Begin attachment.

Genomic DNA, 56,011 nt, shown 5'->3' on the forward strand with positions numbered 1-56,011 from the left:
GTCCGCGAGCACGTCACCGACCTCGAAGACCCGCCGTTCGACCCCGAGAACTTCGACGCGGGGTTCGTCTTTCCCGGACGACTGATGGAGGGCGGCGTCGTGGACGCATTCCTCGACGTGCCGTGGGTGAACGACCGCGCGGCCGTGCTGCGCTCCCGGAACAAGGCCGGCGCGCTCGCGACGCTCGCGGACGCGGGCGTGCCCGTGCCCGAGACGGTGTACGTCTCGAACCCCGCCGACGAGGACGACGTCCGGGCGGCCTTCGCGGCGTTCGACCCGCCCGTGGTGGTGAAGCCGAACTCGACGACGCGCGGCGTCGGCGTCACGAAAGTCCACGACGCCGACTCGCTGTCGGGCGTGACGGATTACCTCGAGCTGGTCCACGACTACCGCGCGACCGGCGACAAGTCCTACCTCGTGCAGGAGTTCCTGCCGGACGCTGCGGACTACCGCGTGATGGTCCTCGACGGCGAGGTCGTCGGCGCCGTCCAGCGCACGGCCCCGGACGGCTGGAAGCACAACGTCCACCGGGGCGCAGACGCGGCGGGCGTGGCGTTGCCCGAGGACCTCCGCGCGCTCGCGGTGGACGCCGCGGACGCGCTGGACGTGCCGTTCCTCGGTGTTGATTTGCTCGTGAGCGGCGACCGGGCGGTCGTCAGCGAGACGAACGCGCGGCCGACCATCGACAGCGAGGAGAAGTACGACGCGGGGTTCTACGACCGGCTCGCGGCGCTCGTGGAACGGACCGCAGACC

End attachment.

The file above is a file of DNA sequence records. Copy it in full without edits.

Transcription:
Genomic DNA, 56,011 nt, shown 5'->3' on the forward strand with positions numbered 1-56,011 from the left:
GTCCGCGAGCACGTCACCGACCTCGAAGACCCGCCGTTCGACCCCGAGAACTTCGACGCGGGGTTCGTCTTTCCCGGACGACTGATGGAGGGCGGCGTCGTGGACGCATTCCTCGACGTGCCGTGGGTGAACGACCGCGCGGCCGTGCTGCGCTCCCGGAACAAGGCCGGCGCGCTCGCGACGCTCGCGGACGCGGGCGTGCCCGTGCCCGAGACGGTGTACGTCTCGAACCCCGCCGACGAGGACGACGTCCGGGCGGCCTTCGCGGCGTTCGACCCGCCCGTGGTGGTGAAGCCGAACTCGACGACGCGCGGCGTCGGCGTCACGAAAGTCCACGACGCCGACTCGCTGTCGGGCGTGACGGATTACCTCGAGCTGGTCCACGACTACCGCGCGACCGGCGACAAGTCCTACCTCGTGCAGGAGTTCCTGCCGGACGCTGCGGACTACCGCGTGATGGTCCTCGACGGCGAGGTCGTCGGCGCCGTCCAGCGCACGGCCCCGGACGGCTGGAAGCACAACGTCCACCGGGGCGCAGACGCGGCGGGCGTGGCGTTGCCCGAGGACCTCCGCGCGCTCGCGGTGGACGCCGCGGACGCGCTGGACGTGCCGTTCCTCGGTGTTGATTTGCTCGTGAGCGGCGACCGGGCGGTCGTCAGCGAGACGAACGCGCGGCCGACCATCGACAGCGAGGAGAAGTACGACGCGGGGTTCTACGACCGGCTCGCGGCGCTCGTGGAACGGACCGCAGACC